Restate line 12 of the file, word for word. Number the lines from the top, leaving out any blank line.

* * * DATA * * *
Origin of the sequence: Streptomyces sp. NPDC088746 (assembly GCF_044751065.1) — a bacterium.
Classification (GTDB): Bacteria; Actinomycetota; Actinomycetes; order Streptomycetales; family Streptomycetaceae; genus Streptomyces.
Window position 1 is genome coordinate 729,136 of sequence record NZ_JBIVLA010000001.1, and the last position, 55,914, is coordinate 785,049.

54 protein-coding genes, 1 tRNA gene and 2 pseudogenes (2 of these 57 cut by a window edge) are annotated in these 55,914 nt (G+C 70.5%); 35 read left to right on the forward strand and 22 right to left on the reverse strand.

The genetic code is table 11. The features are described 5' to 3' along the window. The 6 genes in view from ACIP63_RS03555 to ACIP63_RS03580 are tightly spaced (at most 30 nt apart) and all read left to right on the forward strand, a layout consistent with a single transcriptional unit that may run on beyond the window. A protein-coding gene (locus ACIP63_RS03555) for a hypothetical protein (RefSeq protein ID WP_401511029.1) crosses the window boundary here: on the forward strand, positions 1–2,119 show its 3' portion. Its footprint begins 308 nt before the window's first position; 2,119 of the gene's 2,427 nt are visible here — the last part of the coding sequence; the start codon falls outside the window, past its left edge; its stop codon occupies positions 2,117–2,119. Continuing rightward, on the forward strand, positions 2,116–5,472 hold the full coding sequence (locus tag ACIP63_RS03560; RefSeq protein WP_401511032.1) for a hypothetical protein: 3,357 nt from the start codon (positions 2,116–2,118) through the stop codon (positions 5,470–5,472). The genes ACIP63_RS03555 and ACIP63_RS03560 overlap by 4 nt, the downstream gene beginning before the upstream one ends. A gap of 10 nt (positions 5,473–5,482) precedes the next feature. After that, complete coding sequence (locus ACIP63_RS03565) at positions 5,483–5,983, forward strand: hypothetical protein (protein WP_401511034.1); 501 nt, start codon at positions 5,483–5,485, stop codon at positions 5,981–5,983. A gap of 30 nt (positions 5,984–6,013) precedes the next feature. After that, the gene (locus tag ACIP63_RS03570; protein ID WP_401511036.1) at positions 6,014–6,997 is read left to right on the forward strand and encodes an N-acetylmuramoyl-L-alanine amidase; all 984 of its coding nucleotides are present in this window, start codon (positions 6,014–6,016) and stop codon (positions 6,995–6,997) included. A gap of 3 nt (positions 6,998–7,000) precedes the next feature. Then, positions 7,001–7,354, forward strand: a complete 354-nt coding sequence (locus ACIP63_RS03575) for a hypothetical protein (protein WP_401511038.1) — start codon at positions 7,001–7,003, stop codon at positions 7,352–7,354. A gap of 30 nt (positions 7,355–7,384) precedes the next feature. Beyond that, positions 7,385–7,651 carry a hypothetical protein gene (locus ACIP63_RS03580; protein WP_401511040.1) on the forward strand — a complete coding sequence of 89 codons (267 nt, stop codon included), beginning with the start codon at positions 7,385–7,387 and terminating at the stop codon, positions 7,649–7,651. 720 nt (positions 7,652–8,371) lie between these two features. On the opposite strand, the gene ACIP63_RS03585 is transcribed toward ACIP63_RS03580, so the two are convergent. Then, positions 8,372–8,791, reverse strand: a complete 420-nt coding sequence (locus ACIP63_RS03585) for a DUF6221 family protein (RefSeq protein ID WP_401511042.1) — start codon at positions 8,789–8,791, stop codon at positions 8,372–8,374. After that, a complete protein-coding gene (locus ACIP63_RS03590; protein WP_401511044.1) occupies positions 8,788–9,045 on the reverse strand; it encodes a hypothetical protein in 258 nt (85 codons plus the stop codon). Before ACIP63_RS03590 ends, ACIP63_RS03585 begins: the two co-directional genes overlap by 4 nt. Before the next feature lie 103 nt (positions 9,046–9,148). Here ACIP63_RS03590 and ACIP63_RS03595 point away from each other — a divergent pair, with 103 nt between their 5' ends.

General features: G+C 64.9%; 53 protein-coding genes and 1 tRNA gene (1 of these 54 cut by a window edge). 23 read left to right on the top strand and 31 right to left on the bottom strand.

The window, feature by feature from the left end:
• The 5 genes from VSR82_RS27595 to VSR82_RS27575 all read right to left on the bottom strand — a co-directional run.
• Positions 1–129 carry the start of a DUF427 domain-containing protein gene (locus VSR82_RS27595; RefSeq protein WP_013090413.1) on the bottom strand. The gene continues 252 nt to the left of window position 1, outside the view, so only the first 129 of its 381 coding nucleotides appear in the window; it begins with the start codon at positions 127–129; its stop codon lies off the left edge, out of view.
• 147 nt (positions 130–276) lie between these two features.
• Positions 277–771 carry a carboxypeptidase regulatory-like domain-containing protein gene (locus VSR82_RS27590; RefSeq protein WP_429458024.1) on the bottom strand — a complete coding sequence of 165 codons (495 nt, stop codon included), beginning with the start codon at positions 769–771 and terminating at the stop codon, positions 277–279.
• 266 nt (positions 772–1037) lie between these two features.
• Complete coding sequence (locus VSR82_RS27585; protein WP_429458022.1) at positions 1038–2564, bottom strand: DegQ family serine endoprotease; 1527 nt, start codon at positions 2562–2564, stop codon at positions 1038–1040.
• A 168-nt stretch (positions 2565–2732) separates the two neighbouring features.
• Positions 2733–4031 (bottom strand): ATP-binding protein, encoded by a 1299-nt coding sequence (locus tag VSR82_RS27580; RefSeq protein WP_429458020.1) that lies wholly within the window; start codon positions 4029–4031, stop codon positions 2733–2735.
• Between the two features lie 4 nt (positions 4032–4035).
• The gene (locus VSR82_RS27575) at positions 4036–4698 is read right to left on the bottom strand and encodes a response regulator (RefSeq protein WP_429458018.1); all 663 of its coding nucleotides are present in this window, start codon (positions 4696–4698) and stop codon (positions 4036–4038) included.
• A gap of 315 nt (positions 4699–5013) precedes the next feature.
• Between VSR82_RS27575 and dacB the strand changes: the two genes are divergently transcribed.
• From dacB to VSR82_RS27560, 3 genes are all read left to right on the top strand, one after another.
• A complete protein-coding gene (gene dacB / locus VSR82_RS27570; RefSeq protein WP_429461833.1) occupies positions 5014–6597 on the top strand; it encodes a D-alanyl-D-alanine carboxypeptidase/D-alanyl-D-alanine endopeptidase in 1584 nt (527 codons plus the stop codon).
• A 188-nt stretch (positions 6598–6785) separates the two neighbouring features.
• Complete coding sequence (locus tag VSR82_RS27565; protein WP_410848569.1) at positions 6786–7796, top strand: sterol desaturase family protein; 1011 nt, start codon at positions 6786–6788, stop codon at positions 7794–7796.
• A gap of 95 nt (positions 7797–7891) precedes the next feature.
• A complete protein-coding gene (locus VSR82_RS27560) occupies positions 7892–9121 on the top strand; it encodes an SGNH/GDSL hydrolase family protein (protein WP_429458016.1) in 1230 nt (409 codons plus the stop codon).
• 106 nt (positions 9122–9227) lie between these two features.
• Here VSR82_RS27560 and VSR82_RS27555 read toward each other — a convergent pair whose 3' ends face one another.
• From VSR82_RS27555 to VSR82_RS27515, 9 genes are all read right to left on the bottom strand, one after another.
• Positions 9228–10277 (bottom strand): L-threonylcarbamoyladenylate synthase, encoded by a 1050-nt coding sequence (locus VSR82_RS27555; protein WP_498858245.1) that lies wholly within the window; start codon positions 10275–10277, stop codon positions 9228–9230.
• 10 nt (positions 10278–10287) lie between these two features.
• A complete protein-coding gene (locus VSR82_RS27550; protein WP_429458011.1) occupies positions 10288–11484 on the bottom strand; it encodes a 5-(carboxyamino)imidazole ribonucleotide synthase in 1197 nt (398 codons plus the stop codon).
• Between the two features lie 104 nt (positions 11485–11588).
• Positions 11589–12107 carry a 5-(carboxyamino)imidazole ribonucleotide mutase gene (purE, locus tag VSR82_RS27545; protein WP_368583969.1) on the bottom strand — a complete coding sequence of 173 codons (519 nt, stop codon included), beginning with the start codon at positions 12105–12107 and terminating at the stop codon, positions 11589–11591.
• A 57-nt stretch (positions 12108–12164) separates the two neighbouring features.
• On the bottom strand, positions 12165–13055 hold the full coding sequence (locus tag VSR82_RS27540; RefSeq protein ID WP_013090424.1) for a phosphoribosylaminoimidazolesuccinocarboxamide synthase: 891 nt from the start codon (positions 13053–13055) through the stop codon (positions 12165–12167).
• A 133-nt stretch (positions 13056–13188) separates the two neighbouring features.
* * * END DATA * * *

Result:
• 266 nt (positions 772–1037) lie between these two features.